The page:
Minggu, 07 Agustus 2011

Ex-Pirate Jackie Hernandez, a captivating champion who made a lasting impression on me

By Joe Capozzi
The Palm Beach Post
Aug. 7, 2011

MIAMI — The last time I could recall seeing Jackie Hernandez, I was sitting in front of a bulky television set with my family in suburban Pittsburgh. I was 7 years old, but I remember it clearly because it was the moment I became addicted to baseball.

On the TV screen in our living room, Hernandez, the shortstop for the Pirates, glides to his left behind second base. He cuts off a grounder up the middle at the edge of the outfield grass, plants his feet, and fires to first base.

Bob Robertson catches the throw and thrusts his arms into the air. Then, my parents and two brothers and I see something I had never seen before - players jumping for joy and piling on top of each other.

Caught up in the excitement, we grab pots and pans from the kitchen and run into the street to bang them together, our way of celebrating the Pirates' World Series victory over Baltimore on Oct. 17, 1971.

Nearly 40 years later, I'm captivated by Hernandez again.

He's 70 years old and sitting on a folding chair at a batting range five minutes from Sun Life Stadium. A cigarette between his lips, a thermos of Cuban coffee at his feet, he's pulling baseballs from a bucket and flipping them to teenagers swinging aluminum bats.

His hair is gray and a goatee frames his mouth, but he has the same wiry frame I remember in the No. 2 uniform of the '71 Bucs.

"I wanted that ball. I wanted to make that last out. Ain't nothing better than that in baseball," Hernandez shouts from his stool, recalling the last play of Game 7 of the World Series. "That was the best thing that ever happened in my life in baseball.'

Hernandez was never an All-Star or a Gold Glove winner. He batted just .208 over nine seasons, from 1965 through '73.

But he was the kind of scrappy player who made a lasting impression on my childhood in the same way Glenn Beckert did for a kid growing up in Chicago or Bobby Tolan for a kid growing up in Cincinnati or Bud Harrelson for a kid in New York.

"We celebrated for three days in Pittsburgh," Hernandez shouts through a stream of "pings" as his students swat balls into a net. "You know how (the travel time from) the airport to downtown is 40, 45 minutes? Took us five hours to get there, because from the airport to downtown there were cars and cars and people and people.'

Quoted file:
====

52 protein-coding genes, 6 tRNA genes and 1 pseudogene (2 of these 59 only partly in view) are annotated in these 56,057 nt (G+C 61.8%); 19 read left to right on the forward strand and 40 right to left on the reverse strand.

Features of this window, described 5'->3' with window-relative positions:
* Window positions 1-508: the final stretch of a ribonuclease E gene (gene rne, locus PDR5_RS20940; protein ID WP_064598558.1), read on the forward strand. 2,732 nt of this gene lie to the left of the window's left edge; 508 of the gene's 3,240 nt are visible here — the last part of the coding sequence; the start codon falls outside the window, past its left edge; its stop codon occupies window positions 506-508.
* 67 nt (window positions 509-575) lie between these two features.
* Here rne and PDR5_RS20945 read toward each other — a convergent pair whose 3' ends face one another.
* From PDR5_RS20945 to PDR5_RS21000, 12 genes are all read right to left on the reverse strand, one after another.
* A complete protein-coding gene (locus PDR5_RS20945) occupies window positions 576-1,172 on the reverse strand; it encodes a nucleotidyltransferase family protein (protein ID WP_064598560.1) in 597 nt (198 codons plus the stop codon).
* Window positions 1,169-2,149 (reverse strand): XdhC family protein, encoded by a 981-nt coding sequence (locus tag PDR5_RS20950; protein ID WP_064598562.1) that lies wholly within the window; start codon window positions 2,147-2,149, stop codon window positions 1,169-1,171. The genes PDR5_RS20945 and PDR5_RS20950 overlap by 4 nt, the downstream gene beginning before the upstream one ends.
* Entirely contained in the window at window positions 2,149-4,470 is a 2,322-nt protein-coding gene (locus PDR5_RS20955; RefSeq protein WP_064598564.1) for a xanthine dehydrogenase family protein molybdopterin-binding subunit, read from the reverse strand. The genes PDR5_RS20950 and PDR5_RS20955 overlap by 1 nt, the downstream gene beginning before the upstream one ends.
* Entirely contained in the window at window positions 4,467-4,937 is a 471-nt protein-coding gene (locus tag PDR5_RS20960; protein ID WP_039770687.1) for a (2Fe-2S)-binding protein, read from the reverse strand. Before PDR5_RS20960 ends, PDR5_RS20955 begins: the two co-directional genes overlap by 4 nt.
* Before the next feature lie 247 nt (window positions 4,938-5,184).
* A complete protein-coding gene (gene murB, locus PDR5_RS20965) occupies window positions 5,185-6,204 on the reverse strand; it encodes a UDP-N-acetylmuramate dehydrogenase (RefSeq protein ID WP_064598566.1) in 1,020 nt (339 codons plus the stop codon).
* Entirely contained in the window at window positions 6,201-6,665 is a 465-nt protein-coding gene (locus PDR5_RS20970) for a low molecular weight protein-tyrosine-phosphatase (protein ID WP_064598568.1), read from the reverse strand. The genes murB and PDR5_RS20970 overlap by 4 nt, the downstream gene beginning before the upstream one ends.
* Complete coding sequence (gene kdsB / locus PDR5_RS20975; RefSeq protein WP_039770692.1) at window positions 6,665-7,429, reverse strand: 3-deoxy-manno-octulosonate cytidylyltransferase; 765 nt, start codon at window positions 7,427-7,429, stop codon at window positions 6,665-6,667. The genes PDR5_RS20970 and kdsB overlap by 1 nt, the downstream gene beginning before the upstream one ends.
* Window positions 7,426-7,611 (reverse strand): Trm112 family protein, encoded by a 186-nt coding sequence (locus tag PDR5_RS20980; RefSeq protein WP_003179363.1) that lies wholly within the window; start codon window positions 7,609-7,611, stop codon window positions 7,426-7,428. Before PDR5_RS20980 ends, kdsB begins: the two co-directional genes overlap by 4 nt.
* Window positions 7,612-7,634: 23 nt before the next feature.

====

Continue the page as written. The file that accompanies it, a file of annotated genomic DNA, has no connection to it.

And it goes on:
Hernandez credits the great Roberto Clemente for getting him to Pittsburgh. After playing together in the Puerto Rican winter league, he says Clemente put in a word with the Pirates front office about a shortstop they should go after.

After Pittsburgh got Hernandez in a trade with the Kansas City Royals before the '71 season, he made an error in one of his first games for the Pirates.

"Ball went right through my legs and we lost the game,' he says. "When I got to the dugout, I was crying. Clemente put his arm over my shoulder and said, 'No, no. You don't need to do that. We back you up here.' After that, my head was up every minute.'

Hernandez returned to Pittsburgh in June for a 40th anniversary celebration when the Pirates hosted an interleague series with the Orioles.

He still sees many of his old teammates and baseball friends in Miami. They often visit the batting range he has operated for 17 years with close friend and Cuban countryman Paul Casanova, a catcher for the Washington Senators and Atlanta Braves from 1965-74.

An hour into his lesson, Hernandez stamps out a cigarette and tells his kids to take a break. It's time for him to pose for a photographer, who instructs him to hold a bat.

Four snaps into the shoot, Hernandez suddenly drops down to bunt, momentarily startling the photographer the same way he used to surprise Bob Gibson or Tom Seaver.

"This was my specialty,' Hernandez says, grinning between hunched shoulders.

And for a moment, it's 1971 again.

Tidak ada komentar:

Posting Komentar